September 3rd, 2012

Husky Airways

B'Mo Air Show

This weekend was the Bournemouth Air Festival, a free airshow which takes place on the beach at Bournemouth. Howard and I travelled over from Dorchester (arriving just after the flying started - this happens every year. Maybe next year we'll get it right) and met up with silverwindblade on the beach.

The weather was predicted to be overcast all day, but defied expectations by being so hot and sunny I swam in the sea and got sunburned.

A lineup of many airshow favourites kicked off with the Red Arrows, impressive as always as they performed breaks and passes over the pier.

The Sea Vixen is a staple of seaside shows, and featured in the programme, so when a twin-boom fighter appeared I assumed it was this lovely but oft-seen beast. To my surprise, it turned out to be the Sea Vixen's predecessor, the Venom. Watching it howl along the seafront was a great pleasure.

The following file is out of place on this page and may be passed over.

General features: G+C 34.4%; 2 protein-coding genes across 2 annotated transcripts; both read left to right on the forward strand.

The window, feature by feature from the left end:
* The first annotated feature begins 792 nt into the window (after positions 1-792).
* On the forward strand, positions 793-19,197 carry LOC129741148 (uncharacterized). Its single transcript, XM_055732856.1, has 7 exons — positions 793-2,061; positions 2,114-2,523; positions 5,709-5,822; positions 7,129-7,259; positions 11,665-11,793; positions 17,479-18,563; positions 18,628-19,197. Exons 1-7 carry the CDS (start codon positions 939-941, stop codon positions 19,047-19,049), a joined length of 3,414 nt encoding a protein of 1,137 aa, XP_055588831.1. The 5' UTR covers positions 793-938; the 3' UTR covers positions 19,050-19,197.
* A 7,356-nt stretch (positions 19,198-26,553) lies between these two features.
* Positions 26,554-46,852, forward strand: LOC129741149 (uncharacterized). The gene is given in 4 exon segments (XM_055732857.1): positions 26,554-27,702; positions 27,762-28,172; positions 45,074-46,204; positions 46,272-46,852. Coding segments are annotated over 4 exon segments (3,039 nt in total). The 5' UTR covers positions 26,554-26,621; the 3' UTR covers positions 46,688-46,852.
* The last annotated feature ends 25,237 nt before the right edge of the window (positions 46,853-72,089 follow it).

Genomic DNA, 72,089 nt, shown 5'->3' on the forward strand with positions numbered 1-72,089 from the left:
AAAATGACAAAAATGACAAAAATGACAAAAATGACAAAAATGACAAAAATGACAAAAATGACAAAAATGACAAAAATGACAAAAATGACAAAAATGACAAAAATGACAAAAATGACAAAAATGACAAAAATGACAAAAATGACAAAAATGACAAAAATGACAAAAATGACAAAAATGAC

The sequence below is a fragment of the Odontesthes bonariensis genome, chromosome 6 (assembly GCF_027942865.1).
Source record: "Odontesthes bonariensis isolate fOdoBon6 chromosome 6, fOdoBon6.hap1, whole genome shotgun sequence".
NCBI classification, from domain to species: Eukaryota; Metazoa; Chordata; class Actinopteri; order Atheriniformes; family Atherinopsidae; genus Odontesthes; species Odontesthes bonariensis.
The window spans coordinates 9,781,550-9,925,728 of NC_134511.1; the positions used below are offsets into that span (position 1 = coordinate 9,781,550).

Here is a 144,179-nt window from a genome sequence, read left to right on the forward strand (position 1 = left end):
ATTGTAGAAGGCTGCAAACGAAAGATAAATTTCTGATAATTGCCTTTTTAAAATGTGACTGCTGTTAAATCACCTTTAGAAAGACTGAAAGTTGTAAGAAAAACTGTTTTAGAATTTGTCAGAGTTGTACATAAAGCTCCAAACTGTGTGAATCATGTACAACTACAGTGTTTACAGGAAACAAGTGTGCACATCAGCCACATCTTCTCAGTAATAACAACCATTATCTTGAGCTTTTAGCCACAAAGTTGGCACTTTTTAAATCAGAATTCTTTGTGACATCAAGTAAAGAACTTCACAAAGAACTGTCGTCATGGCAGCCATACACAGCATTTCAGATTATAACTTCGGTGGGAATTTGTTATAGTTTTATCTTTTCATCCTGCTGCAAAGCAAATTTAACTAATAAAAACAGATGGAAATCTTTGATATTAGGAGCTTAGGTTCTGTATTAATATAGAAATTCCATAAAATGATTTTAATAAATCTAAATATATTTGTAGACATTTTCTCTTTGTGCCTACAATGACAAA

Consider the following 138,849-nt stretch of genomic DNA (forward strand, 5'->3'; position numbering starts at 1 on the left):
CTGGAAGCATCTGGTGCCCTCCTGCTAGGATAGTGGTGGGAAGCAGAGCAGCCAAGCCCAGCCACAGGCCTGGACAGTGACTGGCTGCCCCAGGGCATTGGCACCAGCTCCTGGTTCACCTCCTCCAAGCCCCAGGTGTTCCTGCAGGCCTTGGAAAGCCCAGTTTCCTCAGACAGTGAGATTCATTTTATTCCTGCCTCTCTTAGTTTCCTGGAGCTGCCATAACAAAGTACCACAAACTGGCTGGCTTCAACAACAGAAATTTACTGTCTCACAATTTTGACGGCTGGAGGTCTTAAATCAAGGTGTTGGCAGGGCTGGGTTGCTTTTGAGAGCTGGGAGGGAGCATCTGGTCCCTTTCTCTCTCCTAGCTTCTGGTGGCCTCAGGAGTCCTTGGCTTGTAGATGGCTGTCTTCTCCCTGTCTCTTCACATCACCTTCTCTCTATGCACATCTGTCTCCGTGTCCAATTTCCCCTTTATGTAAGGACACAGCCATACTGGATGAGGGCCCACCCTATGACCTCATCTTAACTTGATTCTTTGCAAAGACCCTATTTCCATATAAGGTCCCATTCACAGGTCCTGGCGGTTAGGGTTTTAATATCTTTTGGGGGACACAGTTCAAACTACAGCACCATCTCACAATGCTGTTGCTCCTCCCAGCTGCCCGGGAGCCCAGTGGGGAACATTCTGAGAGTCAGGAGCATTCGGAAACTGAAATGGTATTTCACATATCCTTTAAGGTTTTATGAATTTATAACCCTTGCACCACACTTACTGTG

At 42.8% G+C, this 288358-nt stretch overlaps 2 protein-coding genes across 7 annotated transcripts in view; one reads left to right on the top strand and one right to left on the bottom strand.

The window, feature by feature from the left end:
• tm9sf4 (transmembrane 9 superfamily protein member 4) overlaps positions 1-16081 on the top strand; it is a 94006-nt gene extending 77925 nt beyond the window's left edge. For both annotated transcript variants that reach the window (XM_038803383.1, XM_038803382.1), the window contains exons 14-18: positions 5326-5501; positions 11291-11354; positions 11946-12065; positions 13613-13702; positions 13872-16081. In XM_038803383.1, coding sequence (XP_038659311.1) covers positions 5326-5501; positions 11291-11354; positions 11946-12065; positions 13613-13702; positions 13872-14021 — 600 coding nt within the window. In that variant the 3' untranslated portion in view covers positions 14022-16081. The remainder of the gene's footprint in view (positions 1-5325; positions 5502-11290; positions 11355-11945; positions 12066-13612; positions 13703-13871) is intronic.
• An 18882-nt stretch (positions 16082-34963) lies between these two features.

I love seaplanes, so I was greatly excited to see the graceful Catalina. Even better, it was taking part in a reenactment of the rescue from the sea of a downed Mustang pilot, who parachuted down before our very eyes. The Catalina didn't land on the water, alas, but gave a good show, simulating having one engine out of action and limping along with a wing low while an Me109 swooped on it from above. (The crowd booed and hissed.) Then, hurrah, a Spitfire and another Mustang came along to drive the enemy off, and everyone presumably went home for a nice cup of tea.

Two Tornadoes, blatting about with their afterburners on and demonstrating their swing-wing capability, were a rousing contrast to the vintage warbirds. The show was closed by the Vulcan, stately and enormous, showing us its unique, mothlike shape. Yay for bikes - we extracted ourselves from the exit traffic jams with ease.

As an extra treat, while Howard and I were on our way to a friend's house on Sunday, the Battle of Britain Memorial Flight's Lancaster, Spitfire and Hurricane flew right over our heads. We stopped the bikes and watched the low formation approach across the flooded meadows, drinking in the sight and the noise.